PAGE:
Public relations guru Max Clifford was "charming" and acted with "integrity", chat show host Des O'Connor said today.
The 82-year-old entertainer told London's Southwark Crown Court that Clifford was "always pleasant and friendly" when he attended filming for the Des O'Connor Tonight show.
Clifford, 71, is standing trial accused of 11 counts of indecent assault against seven girls and women - all of which he denies.
O'Connor, who hosted the Des O'Connor Tonight show from 1977 to 2002, said Clifford would visit ITV's Teddington studios when his client was appearing as a guest.
The pair first met in the 1980s and the publicist would often attend the show with comedian Freddie Starr, who was a regular guest, O'Connor said.
The Take Your Pick host told the court that Clifford was "always pleasant, friendly - that was it".
Asked whether he ever witnessed Clifford act unprofessionally, O'Connor replied: "Never. I don't think he would ever need to in any shape or form.
"He was just there to accompany his client if there was any problem."
O'Connor said he became friends with the publicist after he and his wife were invited to charity functions in the early 2000s.
"It impressed me he cared," O'Connor said.
"He was genuinely, genuinely concerned about the illnesses of the children."
O'Connor said Clifford was "always pleasant, always charming".
He told the court: "I find it hard to imagine him being anything other than caring, concerned and generally good company."
He added: "I can't imagine him being anything other than honest and with integrity.
"I always found him the man he appeared to be - pleasant, friendly, helpful, kind."
O'Connor, wearing a dark suit, shirt and tie, said he had not had any dealings with Clifford's PR company.
"He's never booked me a date or got me any column inches in newspapers," he said.
Wearing a light grey blazer and red striped shirt, Clifford, from Hersham in Surrey, listened from the dock with the aid of a hearing loop.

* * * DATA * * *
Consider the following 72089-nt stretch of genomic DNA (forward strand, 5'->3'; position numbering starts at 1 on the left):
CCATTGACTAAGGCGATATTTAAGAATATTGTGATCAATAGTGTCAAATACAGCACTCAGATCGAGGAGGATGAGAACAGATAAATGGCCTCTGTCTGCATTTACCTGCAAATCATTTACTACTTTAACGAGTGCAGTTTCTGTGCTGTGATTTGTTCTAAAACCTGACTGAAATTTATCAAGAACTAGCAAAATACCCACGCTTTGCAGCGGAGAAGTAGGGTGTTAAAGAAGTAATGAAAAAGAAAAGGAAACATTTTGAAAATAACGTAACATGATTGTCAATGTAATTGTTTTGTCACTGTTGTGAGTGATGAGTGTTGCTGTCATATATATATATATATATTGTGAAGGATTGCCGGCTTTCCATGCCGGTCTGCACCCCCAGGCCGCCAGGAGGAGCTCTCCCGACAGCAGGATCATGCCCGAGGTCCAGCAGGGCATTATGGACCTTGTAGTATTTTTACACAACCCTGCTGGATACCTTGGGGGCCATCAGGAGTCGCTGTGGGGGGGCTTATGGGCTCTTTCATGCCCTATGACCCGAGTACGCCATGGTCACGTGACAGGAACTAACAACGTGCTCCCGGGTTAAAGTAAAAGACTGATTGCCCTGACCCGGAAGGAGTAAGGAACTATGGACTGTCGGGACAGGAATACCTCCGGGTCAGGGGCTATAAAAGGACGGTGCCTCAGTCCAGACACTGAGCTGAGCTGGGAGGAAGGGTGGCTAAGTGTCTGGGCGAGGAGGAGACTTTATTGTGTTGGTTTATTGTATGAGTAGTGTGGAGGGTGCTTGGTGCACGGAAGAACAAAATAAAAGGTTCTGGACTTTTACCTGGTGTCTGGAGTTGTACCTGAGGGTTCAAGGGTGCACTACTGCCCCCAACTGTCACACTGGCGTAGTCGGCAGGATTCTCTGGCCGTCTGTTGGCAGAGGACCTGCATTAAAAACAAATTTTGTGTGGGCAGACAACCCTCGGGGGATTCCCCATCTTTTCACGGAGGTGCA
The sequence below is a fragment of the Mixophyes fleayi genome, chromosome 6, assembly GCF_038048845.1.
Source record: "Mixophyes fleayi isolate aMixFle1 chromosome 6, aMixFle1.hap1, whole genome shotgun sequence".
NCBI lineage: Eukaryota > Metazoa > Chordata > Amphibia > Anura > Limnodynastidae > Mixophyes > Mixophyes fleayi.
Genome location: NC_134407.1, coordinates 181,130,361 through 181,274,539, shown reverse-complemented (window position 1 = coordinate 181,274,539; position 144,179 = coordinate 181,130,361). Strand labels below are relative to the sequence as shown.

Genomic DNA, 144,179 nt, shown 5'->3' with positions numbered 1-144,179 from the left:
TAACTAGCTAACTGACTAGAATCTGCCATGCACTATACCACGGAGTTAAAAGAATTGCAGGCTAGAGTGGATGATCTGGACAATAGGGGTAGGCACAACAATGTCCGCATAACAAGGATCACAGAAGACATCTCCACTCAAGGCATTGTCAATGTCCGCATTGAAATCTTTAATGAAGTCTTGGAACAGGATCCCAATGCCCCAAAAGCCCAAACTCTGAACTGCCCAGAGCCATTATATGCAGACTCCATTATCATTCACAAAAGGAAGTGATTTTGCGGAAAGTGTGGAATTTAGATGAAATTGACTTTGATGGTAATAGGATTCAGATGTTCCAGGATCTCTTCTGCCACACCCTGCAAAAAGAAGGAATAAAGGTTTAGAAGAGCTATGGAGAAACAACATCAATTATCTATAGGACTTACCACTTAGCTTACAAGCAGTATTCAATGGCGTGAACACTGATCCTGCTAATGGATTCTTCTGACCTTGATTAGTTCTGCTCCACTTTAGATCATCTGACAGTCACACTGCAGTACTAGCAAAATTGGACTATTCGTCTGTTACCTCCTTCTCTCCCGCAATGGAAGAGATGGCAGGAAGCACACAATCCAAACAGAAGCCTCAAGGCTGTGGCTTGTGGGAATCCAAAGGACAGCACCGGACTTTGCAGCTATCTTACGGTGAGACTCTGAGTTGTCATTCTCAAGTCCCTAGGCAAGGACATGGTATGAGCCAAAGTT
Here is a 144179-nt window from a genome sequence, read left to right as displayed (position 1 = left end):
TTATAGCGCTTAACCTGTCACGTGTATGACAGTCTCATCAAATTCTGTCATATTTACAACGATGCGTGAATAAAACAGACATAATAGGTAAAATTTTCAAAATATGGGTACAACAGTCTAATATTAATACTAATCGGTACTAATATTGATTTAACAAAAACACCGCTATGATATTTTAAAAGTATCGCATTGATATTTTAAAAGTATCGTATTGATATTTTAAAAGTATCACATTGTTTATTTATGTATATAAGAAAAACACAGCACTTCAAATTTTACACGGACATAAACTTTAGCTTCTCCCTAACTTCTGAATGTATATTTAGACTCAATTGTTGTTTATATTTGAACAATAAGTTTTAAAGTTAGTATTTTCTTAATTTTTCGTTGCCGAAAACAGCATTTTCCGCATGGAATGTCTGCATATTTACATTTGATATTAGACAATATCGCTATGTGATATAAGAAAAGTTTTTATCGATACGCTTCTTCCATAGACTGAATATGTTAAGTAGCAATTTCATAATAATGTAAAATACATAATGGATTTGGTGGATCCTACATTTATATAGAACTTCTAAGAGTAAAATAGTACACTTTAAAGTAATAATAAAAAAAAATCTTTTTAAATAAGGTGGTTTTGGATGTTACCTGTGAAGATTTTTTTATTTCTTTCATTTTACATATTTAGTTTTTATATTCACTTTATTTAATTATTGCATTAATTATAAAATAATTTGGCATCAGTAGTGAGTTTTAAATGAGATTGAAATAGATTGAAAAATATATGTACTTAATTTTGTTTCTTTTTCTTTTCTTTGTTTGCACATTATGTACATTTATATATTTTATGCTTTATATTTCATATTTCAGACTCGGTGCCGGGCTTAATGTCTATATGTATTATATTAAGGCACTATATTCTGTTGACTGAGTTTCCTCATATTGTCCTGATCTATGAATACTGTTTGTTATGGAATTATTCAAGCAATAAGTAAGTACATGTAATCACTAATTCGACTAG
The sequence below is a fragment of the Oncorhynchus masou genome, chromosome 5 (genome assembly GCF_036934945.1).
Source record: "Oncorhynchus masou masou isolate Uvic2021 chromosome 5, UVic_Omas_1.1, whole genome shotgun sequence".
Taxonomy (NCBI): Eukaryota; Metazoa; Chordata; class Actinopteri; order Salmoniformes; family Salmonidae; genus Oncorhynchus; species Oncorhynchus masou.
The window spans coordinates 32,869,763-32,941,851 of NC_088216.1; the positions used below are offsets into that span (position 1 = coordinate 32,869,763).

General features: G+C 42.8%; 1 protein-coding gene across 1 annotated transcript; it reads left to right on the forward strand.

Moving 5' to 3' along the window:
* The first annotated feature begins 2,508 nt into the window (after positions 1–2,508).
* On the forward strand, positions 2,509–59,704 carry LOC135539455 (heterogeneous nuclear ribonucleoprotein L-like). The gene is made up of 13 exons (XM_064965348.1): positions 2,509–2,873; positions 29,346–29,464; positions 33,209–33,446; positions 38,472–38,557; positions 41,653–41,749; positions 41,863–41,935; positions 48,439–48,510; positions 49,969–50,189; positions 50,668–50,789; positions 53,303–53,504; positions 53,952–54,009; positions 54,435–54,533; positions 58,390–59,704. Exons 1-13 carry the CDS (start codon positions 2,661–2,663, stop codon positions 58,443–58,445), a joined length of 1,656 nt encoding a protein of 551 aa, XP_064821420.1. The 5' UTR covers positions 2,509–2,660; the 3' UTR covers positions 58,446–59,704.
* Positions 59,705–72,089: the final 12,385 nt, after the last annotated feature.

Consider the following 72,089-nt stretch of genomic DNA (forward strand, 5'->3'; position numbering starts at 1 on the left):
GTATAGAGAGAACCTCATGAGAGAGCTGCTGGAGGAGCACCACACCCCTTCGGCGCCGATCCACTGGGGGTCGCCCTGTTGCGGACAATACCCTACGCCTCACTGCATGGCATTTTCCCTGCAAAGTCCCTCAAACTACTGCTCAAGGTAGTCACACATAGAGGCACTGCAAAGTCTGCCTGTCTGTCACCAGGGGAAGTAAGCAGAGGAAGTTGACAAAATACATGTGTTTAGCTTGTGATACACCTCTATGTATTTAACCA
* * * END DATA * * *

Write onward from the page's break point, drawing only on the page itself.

His daughter, Louise, who has appeared as a defence witness in the trial, sat in the public gallery.
Professor Ray Powles, who worked at the Royal Marsden Hospital in west London, said Clifford arranged for boxing star Muhammad Ali to meet his patients.
In a statement read to the court, he said: "This was a surprise visit.
"The effect it had on my patients was inspirational."
The publicist had raised a "significant amount" for the cancer-specialist hospital and also arranged for boyband Westlife and former Wimbledon tennis champion Pat Cash to visit the children's unit, Prof Powles said.
Richard Horwell QC, defending Clifford, told the jury that an agreed fact in the case was that a doctor had measured his client's penis at an "average" length of five and a quarter inches when flaccid.
The jury has heard claims that Clifford has a "micro-penis" measuring two-and-a-half inches, while one woman told the court the publicist's penis was "enormous".
Concluding the defence case, Mr Horwell said Dr Ann Coxon measured the celebrity agent's penis last month and it was "within the average range for a Caucasian male of Mr Clifford's age".
"In all probability, it could have reduced a little in size over the last 30 years," he said.
Mr Horwell said it was also agreed that Clifford has "no previous convictions, cautions, reprimands or warnings".
Delivering her closing speech, prosecutor Rosina Cottage QC said the alleged victims had "no reason to lie" after giving evidence about Clifford's "varying degrees of degrading and embarrassing behaviour".
"Can you imagine what courage was needed to speak out against a man apparently courted by the famous and wealthy, with newspapers and media hanging on his every word?" she asked the jury.
"A man confident enough in the witness box to laugh at his accusers."
Ms Cottage pointed to the similar "themes" of the allegations and said some of the women had spoken out "long before Savile" and the resulting "media furore".
"These are not wannabes in the witness box," she said.
"They're here to give evidence in a criminal trial."
Ms Cottage said "inconsistencies" about the size of Clifford's penis had been used by the defence to "deflect" from important evidence.
"What was said about his penis and what he did with it is what's important, not the size," she said.
Ms Cottage said sex had taken "centre stage" in Clifford's personal and professional life.
"In his words, 'sex sells'," she told the jury.
The prosecutor said Clifford "reluctantly agreed" in court to the description in his book of "sex parties" he attended in the 1970s and 80s and admitted covering up sex orgies for others in his PR role.
The barrister described Clifford as an "arrogant character" who became "even more outrageous" in one alleged assault in which he claimed to be working for James Bond producer Cubby Broccoli.
"This daring, chancing patter is a theme that runs through allegation after allegation," she said.
"This name-dropping runs throughout. He does it all the time.
"He can't seem to stop himself... the defendant's way of reinforcing his importance."
Clifford shook his head in the dock.
Ms Cottage said two "completely unconnected women" had both claimed Clifford had spoken to them about his "tiny" penis.
One woman had recalled that Clifford told her, "if you touch it, it will grow,", the prosecutor said.
"How pathetic, but we say, how true," she said.
The trial was adjourned until tomorrow.